They say that you MUST dry a record after any wet cleaning, to remove all impurities from the record cleaning solution before the solution evaporates. There are only 3 ways to dry a record after cleaning: vacuum, blow dry, and manual (with a cloth). Blow dry, like the AudioDesk, is the worst because it evaporates the fluid but leaves the impurities. They say vacuum is almost as bad, because even though you think you are removing everything with the vacuum, actually you are just blow drying in reverse. Most of the impurities still remain, plus air from the environment being forced past the record grooves, carry even more impurities onto the record surface. Either way, the impurities harden, and effect the sound, not only adding noise, but also obscuring the high frequencies. Hand rubbing with a cloth is everyone's least favorite way to do it (because of more effort required), but a cloth is the best way to pick up the impurities and the fluid at the same time.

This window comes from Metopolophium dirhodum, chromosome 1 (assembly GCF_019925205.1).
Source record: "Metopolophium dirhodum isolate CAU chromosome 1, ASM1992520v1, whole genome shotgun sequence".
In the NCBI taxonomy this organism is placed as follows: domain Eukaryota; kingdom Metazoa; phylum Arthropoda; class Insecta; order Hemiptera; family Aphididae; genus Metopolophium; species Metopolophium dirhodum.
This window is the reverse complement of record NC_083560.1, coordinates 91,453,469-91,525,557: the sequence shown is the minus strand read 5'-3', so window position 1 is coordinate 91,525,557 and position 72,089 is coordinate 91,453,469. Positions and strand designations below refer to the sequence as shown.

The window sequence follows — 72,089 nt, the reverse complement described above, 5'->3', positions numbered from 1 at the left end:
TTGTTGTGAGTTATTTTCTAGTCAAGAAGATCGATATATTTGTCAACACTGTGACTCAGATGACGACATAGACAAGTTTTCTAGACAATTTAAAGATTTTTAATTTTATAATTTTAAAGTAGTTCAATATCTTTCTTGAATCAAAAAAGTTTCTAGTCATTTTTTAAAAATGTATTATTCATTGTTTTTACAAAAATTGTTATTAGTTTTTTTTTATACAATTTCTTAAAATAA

They say that their machine is basically just a mass produced ultrasonic cleaner for jewelry. They did make a few subtle modifications, but they buy it from the original mass-producing manufacturer. So, it is still good for cleaning many other items beside records. The only part they created was the cover, which hold 4 records at once, and motorizes the turning of the records. This is why their machine is less expensive.